"For a major-label product, this is an incredibly subversive collection of very outside-looking music," says Steve Silberman of the upcoming five-CD Grateful Dead box set, So Many Roads (1965-1995).| Silberman, author of Skeleton Key: A Dictionary for Deadheads, co-produced the set along with fellow San Francisco Bay Area Deadheads Blair Jackson, author of the new Jerry Garcia biography Garcia: An American Life, and David Gans, host of the nationally syndicated radio show The Grateful Dead Hour.
With all but two of the tracks previously unreleased, the box set collects rarities and live recordings and contains a sixty-page booklet with dozens of unpublished photographs. Among the rarities are demos the band recorded in 1965 under the name "Emergency Crew," back when they were playing Bay Area clubs as the Warlocks. "The earliest stuff sounds really hip right now," Silberman says. "It's the real stripped-down garage-y vibe. It's almost proto-punky: surf guitar and a B3 organ, kind of like ? and the Mysterians on acid."
As for the live stuff, well, not surprisingly, there's hours of it. "Doing a thirty-year retrospective of a band that played somewhere between two thousand and three thousand shows -- and each show was kind of a unique performance of each song -- is a hopeless task," says Silberman, a veteran of some 350 shows himself. "So, we tried to choose representative peaks where the communication between the band members was especially high."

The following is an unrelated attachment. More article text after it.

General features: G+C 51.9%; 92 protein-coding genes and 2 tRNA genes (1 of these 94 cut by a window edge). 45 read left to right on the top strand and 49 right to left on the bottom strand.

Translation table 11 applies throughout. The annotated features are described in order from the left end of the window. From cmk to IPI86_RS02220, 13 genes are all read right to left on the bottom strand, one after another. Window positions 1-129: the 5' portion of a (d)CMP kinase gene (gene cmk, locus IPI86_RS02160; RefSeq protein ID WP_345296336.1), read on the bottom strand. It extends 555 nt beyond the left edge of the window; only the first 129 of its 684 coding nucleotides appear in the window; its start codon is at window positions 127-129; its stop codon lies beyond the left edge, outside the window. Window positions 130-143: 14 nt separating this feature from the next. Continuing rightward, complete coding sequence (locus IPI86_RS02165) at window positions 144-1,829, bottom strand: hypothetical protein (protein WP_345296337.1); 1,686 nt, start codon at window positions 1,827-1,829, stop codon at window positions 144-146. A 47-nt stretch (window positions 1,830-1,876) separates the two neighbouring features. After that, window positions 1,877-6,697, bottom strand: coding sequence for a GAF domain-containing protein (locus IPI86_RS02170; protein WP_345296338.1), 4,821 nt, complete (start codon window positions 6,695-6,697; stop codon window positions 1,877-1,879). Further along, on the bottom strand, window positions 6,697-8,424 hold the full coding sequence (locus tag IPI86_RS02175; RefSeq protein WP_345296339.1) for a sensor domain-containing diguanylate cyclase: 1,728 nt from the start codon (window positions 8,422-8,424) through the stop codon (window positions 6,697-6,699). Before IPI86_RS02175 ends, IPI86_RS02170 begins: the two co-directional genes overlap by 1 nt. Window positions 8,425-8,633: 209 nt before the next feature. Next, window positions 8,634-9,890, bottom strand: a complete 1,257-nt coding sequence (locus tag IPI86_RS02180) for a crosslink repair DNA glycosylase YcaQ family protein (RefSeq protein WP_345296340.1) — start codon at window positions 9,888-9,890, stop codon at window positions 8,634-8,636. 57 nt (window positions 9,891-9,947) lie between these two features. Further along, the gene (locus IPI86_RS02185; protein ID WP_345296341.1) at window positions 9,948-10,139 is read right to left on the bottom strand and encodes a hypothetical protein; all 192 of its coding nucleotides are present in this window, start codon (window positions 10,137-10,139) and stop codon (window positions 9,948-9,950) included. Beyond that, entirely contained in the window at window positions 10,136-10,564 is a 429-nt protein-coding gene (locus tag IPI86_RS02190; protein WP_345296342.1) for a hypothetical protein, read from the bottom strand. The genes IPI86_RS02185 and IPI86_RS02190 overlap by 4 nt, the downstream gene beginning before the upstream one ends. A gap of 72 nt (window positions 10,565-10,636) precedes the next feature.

Such peaks include the legendary spontaneous jam known as the "Watkins Glen Soundcheck" and a version of "So Many Roads" taken from the band's final show, at Chicago's Soldier Field in 1995.
"You really see the architecture of the whole career, which is something that's not possible on single-show releases," Silberman says.
Silberman hopes that the box set will capture new fans as well as serve the faithful. "The conventional wisdom is 'The studio albums are not that good, but, man, you should have heard them live!'" he says. "Well, this isn't hearing them live, because it's not the huge sound system and the five thousand people tripping around you, but it is an effort to put across some of the most outstanding live, intense, collaborative, out-there performances."
T-shirts and Cosmic brownies separately...
The track listing for So Many Roads (1965-1995):
Disc One: "Can't Come Down," "Caution (Do Not Stop on Tracks)," "You Don't Have To Ask," "On the Road Again," "Cream Puff War," "I Know You Rider," "The Same Thing," "Dark Star/China Cat Sunflower/The Eleven," "Clementine," "Mason's Children," "To Lay Me Down"
Disc Two: "That's It for the Other One," "Beautiful Jam," "Chinatown Shuffle," "Sing Me Back Home," "Watkins Glen Soundcheck Jam," "Dark Star Jam/Spanish Jam/U.S. Blues"
Disc Three: "Eyes of the World," "The Wheel," "Stella Blue," "Estimated Prophet," "The Music Never Stopped," "Shakedown Street"
Disc Four: "Cassidy," "Hey Pocky Way," "Believe It or Not," "Playing in the Band," "Gentlemen, Start Your Engines," "Death Don't Have No Mercy," "Scarlet Begonias/Fire on the Mountain," "Bird Song," "Jam Out of Terrapin"
Disc Five: "Terrapin Station," "Jam Out of Foolish Heart," "Way to Go Home," "Liberty," "Lazy River Road," "Eternity," "Jam into Days Between," "Days Between," "Whiskey in the Jar," "So Many Roads."
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